The Xeraphin emerge and turn out to be two bloke in silver leotards with some black veins stuck on their heads. Meanwhile, the Master's plan appears to be a blue box with some wires stuck in it. Utter crap.
* ½

That's it, I'm spent. Other than saying what a lousy actress Sarah Sutton is, I've said nearly all I have to say about this one. I've been kind enough not to cough up any real bile for it, and I do enjoy it in a funny kind of way, but it's not good, is it? Most of this final episode involves the prehistoric set, a fake Concorde wheel and a toy aeroplane model - a deadly combination. This is also the story most reliant on "I'll explain later".

Time-Flight is Davison's most technobabble reliant story. Even the first five minutes of episode one include the lines "It could be the relative drift compensator"; "feedback from the solar comparator" and "It could draw us into spatial convergence". To distance the audience with bullshit Voyager science is one thing, to resolve a story by bullshit science is doubly insulting. Five whole minutes of the middle of the episode are given over to the Doctor and the Master swapping bits of BBC Micros with silly names ascribed to them. "Where's my quantum accelerator?" "Give me my temporal limiter first." "Not until you hand me my lateral flux anal rimmer." It's terrible, and why does the Master think he should say "au revoir" and then laugh like he's made a pun? Don't even get me started on Tegan's air hostess bit, which is supposed to be endearing but is merely enraging. Anyway, as I was saying, the story concludes with a completely bullshit resolution. The Master tries to land back on Earth, but the Doctor has assumed the same co-ordinates, so his Tardis is knocked back. The end. F****** appalling.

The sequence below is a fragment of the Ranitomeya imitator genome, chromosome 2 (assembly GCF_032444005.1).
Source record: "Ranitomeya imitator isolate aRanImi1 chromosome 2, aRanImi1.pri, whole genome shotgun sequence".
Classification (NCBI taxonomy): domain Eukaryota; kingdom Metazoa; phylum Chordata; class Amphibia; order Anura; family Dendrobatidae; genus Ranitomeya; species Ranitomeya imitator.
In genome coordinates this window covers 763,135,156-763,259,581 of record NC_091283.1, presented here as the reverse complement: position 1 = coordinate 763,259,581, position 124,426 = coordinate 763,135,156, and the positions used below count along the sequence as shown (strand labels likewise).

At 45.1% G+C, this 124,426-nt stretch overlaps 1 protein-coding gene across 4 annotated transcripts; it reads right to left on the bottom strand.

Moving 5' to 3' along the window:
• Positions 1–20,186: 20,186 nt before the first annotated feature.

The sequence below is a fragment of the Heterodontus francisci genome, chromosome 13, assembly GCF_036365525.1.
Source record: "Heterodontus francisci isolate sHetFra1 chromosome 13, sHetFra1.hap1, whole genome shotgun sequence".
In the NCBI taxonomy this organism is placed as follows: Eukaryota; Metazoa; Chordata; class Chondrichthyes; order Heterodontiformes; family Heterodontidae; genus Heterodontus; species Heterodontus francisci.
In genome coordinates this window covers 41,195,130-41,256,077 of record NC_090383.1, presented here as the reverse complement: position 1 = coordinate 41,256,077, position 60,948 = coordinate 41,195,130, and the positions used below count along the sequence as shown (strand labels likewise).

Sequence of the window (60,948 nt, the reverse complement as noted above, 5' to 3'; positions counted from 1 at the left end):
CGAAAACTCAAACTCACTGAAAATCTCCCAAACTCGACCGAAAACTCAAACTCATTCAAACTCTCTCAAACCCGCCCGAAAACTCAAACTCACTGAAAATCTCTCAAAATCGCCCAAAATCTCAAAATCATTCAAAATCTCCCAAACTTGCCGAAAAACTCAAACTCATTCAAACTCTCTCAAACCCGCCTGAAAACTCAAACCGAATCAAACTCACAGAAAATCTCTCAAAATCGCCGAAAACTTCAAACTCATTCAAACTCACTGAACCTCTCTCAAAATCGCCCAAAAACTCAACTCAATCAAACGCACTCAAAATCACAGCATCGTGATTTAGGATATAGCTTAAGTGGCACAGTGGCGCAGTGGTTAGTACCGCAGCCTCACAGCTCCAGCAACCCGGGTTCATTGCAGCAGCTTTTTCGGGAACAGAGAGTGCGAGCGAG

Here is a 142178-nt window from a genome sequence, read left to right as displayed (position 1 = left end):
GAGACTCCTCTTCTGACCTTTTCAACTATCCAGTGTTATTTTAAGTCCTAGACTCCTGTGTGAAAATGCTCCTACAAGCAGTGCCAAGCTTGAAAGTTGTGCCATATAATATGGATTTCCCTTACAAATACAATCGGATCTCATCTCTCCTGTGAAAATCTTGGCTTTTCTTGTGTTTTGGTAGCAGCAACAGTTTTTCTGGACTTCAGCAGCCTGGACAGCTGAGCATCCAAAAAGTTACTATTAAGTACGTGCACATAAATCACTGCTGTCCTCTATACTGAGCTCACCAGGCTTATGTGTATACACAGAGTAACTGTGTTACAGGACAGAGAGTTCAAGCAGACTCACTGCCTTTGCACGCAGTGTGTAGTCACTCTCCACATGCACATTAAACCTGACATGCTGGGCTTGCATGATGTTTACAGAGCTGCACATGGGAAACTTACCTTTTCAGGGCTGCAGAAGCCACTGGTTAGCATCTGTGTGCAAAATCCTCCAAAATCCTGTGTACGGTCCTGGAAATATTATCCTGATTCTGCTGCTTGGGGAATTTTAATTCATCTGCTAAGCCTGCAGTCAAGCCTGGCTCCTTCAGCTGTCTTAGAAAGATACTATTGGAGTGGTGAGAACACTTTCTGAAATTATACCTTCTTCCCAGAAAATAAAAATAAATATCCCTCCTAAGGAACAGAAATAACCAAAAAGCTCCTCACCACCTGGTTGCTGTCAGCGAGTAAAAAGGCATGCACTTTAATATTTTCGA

A final coda is given with a completely pointless development where Tegan is accidentally left behind. It places the writers in jeopardy as it just means they have to find a non-contrived way to write her back in at the start of the next season. And anyone who's seen Arc of Inifinity will know it's anything but non-contrived. A final shout out, then, to Janet Fielding, giving possibly her worst performance ever. Ron Jones, you are crap.

There's no level on which this story succeeds. The script, acting, production, visual effects, score… everything about Time-Flight is rock bottom. I hate to reiterate opinions so often repeated that they've almost become fact, but - while you can watch this for perverse amusement with a drink - on any genuine terms this really is dire.